“Bright and sharp and telling”: Robert Lowell and the Art of the Pen Portrait
Elizabeth Bishop and Robert Lowell
by Thomas Travisano
One of the most thought provoking notices I encountered of the much and flatteringly reviewed Words in Air: The Complete Correspondence Between Elizabeth Bishop and Robert Lowell was by Paul Mariani in America magazine, “The National Catholic Weekly.” Mariani acknowledged at the review’s outset that
Though I have written a biography of Robert Lowell and have taught his and Elizabeth Bishop’s poetry for over 30 years, I have found myself guiltily lugging this three-pound volume around with me for months now, unwilling to give it up. I would randomly open the book again and again to re-enter Lowell’s Boston, Blue Hill, New York and Milgate Park, or Bishop’s Key West, Washington, Ouro Preto, Rio de Janeiro, Seattle, Cambridge, North Haven and (finally) Boston, fascinated by the chance it has given me to listen in on their at once shy and witty conversations, insights, aperçus and distinctive ways of absorbing and reporting back on the sights, sounds and names of those around them, or what Lowell called the literary (and political) gossip of the moment.
One of the things I agree with Mariani about—and was pleased to see so frankly reflected in print— is the fact that the book can be opened more or less at random and read for its local observations or its unabashedly gossipy commentary. I had the good fortune to be the principal editor of Words in Air and one of my own experiences in that role was to dive into a particular passage to address some incorrigible problem of transcription arising from their dauntingly illegible hands or some knotty problem of annotation arising from their dauntingly wide range of reference — and in the process found myself laughing out loud over some incisively phrased aperçu that I had already read several times before but that now confronted me again with an fresh jolt of comic surprise.
In fact, Mariani re-enacts this process of random opening in the course of his review, observing that:
I have just opened the book to page 272, and here is Lowell, 50 years ago, as if it were just this morning. He is telling Bishop that the poet Stanley Kunitz, who unlike Lowell would see 100, is now teaching at Brandeis and looks like “a small, sharp, orderly Bohemian little gray man…rather like Kenneth Burke.” Having myself met all three, I can say only that each of Lowell’s adjectives (and how he loved adjectives) is the precise epithet: bright and sharp and telling. And then comes the next sentence—comic and to the point—about big, bullish Theodore Roethke’s “escaping from a sanitarium dressed like a woman—and (believe it?) unrecognized for three days!” And a few sentences later there is his wife, Elizabeth Hardwick, talking in the kitchen of their Boston apartment with Adrienne Rich, pregnant now with her third child and “bursting with benzedrine and emancipation” over her discovery of Simone de Beauvoir.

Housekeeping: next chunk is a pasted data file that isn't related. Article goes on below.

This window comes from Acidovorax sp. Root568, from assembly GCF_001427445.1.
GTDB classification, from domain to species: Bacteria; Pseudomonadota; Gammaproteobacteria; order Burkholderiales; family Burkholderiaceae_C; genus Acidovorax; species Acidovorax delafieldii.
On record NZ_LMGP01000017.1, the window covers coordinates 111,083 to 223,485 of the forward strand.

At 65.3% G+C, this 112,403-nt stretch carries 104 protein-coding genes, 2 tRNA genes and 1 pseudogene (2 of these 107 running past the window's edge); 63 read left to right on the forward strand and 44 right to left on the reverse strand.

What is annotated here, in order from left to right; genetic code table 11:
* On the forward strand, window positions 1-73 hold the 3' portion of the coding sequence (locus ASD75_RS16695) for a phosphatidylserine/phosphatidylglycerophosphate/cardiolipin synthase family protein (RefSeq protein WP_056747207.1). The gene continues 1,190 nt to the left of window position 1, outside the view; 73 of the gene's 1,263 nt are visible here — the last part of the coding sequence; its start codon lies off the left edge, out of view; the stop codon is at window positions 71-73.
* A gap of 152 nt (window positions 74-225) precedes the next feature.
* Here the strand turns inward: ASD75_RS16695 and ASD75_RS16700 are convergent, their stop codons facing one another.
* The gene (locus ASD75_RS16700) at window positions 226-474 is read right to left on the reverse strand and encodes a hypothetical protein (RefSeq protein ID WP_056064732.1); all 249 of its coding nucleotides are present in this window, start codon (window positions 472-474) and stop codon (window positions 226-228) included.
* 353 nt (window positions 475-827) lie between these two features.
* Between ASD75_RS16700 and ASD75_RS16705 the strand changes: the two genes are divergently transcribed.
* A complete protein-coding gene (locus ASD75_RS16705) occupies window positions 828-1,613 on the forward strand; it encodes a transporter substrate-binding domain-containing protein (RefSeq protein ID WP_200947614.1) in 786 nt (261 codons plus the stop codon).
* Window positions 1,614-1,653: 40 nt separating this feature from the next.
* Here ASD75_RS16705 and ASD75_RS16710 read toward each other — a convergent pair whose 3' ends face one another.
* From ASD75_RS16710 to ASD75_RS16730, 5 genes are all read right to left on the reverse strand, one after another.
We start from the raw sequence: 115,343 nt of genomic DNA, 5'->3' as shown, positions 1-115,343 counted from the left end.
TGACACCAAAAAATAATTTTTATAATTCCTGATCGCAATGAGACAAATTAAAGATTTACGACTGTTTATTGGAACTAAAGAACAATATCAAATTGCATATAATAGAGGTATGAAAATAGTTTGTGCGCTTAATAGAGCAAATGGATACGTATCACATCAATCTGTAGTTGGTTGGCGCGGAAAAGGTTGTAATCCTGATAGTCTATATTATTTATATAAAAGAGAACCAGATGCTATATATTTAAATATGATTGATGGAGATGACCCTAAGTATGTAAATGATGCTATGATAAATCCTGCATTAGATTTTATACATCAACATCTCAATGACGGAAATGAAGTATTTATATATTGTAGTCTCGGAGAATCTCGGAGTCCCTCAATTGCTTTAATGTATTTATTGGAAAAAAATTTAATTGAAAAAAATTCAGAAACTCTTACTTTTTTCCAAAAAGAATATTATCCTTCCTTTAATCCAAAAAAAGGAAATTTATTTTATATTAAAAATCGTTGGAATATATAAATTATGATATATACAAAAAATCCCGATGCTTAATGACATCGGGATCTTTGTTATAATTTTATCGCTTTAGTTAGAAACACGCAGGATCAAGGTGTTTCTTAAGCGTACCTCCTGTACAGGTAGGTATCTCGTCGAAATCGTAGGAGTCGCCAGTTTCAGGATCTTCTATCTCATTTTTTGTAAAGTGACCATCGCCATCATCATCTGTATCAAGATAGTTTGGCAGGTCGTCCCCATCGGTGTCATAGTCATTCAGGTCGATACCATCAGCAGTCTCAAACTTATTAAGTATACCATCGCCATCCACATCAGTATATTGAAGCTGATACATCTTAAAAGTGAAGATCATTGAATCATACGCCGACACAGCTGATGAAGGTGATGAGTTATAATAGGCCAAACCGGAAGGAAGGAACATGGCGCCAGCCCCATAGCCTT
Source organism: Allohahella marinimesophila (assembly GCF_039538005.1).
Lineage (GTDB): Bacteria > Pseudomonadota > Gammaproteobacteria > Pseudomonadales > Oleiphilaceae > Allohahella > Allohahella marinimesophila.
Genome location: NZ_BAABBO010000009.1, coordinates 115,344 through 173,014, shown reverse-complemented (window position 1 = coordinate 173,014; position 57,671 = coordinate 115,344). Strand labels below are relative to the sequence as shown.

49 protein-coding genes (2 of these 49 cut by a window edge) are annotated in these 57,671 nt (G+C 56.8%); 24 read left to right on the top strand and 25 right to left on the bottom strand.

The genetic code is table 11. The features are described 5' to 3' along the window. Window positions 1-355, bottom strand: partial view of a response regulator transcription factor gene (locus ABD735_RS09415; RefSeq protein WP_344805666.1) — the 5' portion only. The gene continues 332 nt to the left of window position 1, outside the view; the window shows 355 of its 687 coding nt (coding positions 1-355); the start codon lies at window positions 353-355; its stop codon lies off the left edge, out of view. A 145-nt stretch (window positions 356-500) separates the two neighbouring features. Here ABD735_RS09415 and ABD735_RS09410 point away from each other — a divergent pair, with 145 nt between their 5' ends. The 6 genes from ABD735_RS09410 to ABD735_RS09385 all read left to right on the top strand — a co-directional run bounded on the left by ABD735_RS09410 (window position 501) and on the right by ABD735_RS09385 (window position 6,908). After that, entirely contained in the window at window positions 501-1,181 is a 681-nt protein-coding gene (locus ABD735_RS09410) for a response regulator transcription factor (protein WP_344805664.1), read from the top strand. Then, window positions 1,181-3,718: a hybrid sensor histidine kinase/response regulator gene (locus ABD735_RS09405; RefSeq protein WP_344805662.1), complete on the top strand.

Kenneth Burke (left); Stanley Kunitz (right)
Bishop responds in like measure with her own witty observations of various denizens of the Brazilian literary scene, and so the conversation continues for nearly 900 pages, sustaining a level of gossip and observation that, in my own still-awestruck opinion, frequently approaches the level of high art. One suspects that just as Lowell drew out of Bishop—in her effort to engage and entertain him—a previously unforeseen willingness to indulge in literary shoptalk and to reflect on the theatre of ideas, Bishop drew out of Lowell—in his effort to engage and entertain her—a capacity for lively and precise observation and anecdote for which he possessed a latent talent that had not yet been so directly expressed in his poetry or letters. Indeed, Lowell’s ultimate mastery, in his verse, of the art of the pen portrait, by which I mean a brief, vivid, and telling sketch of another individual’s appearance and character combined with his integration of the idiom of correspondence into his later verse style, might be said to have emerged out of his three decades of continuous engagement with the “precise epithets” and “bright, sharp and telling observations” that appear in such profusion in Lowell’s thirty years of letter-writing to Elizabeth Bishop—observations for which Bishop served as the perfect audience and chief encourager. I am not quite sure whether Lowell’s deftness at pen portraiture is as yet fully appreciated and this partly intended to draw attention to this particular ornament of his mature style.